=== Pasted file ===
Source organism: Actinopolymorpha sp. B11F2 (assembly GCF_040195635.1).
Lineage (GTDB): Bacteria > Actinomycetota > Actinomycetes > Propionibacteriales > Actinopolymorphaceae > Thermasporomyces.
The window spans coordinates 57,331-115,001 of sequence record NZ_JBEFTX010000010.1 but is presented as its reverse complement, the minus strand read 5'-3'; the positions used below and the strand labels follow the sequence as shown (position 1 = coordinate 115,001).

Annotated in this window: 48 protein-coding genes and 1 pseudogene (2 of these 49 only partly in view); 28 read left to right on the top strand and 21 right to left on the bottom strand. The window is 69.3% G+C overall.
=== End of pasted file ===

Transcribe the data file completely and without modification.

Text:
Source organism: Actinopolymorpha sp. B11F2 (assembly GCF_040195635.1).
Lineage (GTDB): Bacteria > Actinomycetota > Actinomycetes > Propionibacteriales > Actinopolymorphaceae > Thermasporomyces.
The window spans coordinates 57,331-115,001 of sequence record NZ_JBEFTX010000010.1 but is presented as its reverse complement, the minus strand read 5'-3'; the positions used below and the strand labels follow the sequence as shown (position 1 = coordinate 115,001).

Annotated in this window: 48 protein-coding genes and 1 pseudogene (2 of these 49 only partly in view); 28 read left to right on the top strand and 21 right to left on the bottom strand. The window is 69.3% G+C overall.